In this line, White will castle queenside, Black can choose any side. But there is something specific I want to show you. In some cases Black has a threat that is important to understand, even if does not always works.

The Bxa2 idea is very important in this whole line of the Petrov. Of course White did not play the best moves here.

But again, modify a couple of moves and this sacrifice can work again if Black prepares it a bit better and White is careless !

But replace White’s faulty 10. h4 ? by a better move, and again the sacrifice does not work for Black !

Do you see how subtle differences in the move orders make Bxa2 possible or not ? It means that once Be6 appears on the board, Bax2 must be carefully calculated by both players.

But actually, more often than not, Bxa2 does not work if White plays the right moves. Thus Black is probably better off being less direct and keep a more flexible approach (keeping the possibility to castle Queenside to delay White’s attack for instance).

There is of course a lot more to say about this line, especially because very few of the games played actually feature the move Bxa2, but we will not cover that here. Enough to say that this is probably the best attempt to play an imbalanced game against the Petrov defense.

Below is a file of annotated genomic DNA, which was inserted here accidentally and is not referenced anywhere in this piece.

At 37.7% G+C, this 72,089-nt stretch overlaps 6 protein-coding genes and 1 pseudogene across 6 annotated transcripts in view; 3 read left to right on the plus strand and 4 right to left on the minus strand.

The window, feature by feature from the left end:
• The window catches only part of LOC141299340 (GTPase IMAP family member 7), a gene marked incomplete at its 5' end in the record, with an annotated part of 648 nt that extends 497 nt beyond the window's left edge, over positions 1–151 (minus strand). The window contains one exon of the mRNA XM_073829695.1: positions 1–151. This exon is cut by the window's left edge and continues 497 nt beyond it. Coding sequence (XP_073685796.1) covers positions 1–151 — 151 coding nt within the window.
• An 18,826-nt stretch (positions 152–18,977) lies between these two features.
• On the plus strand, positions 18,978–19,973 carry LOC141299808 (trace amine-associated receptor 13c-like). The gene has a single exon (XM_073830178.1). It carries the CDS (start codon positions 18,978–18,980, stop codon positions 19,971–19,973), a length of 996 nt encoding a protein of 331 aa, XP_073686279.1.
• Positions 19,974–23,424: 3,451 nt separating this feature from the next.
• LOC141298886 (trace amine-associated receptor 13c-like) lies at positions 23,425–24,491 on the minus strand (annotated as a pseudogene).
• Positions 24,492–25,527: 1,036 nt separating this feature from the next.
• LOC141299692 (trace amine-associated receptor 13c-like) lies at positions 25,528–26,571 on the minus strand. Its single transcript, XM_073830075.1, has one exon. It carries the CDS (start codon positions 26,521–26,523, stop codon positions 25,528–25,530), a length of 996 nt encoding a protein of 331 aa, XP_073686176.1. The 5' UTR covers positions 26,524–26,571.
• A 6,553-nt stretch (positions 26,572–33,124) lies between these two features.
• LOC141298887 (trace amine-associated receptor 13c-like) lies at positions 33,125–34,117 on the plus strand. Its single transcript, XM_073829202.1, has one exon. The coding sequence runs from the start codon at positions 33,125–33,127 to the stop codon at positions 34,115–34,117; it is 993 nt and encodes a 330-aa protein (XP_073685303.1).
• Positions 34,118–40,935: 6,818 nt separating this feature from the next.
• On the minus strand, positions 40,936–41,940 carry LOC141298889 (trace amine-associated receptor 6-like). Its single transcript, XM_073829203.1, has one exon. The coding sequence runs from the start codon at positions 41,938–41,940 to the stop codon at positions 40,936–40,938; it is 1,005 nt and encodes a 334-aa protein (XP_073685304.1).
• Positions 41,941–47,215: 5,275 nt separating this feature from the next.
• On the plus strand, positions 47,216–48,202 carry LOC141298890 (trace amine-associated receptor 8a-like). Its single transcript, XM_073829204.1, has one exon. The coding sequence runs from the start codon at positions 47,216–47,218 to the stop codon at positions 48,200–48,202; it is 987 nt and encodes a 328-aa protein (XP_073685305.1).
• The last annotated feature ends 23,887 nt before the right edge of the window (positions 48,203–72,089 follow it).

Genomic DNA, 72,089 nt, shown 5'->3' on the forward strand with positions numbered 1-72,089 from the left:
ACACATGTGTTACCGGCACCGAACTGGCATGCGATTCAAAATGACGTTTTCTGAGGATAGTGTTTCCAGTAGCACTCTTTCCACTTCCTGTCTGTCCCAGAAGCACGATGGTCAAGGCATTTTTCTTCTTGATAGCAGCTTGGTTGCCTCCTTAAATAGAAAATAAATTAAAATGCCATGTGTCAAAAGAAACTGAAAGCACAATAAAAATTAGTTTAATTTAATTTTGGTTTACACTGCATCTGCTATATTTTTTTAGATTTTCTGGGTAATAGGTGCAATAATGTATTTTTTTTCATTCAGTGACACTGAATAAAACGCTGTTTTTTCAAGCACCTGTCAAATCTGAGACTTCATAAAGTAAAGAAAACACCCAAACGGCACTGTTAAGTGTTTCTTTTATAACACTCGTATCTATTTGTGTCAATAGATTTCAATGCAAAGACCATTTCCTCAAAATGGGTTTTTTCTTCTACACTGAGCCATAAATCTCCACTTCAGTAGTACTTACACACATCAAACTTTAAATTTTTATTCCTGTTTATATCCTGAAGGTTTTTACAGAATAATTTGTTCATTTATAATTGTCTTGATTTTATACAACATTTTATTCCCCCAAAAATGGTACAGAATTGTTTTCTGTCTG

The Cochrane gambit

You might think that the previous line with 4. Nc3 is still a little too mild and you are probably wondering: “Isn’t there a good gambit against the Petrov, like those countless gambits I can play against the Italian Game or the Scotch Game ?”.

This is enough for an overview of the Cochrane gambit. This is a long-term gambit in which White has some chances, but Black has several ways to handle it, as we have seen above.

White Does Not Take On e5

Even if Black does not defend his pawn, White is not forced to take on e5. We are going to see two possible ways for White to avoid taking on e5 on the third move.

3. d4: The Move From Steinitz

White has a very good possibility: playing 3. d4. This move was favored by the first world champion of Chess, Wilhelm Steinitz.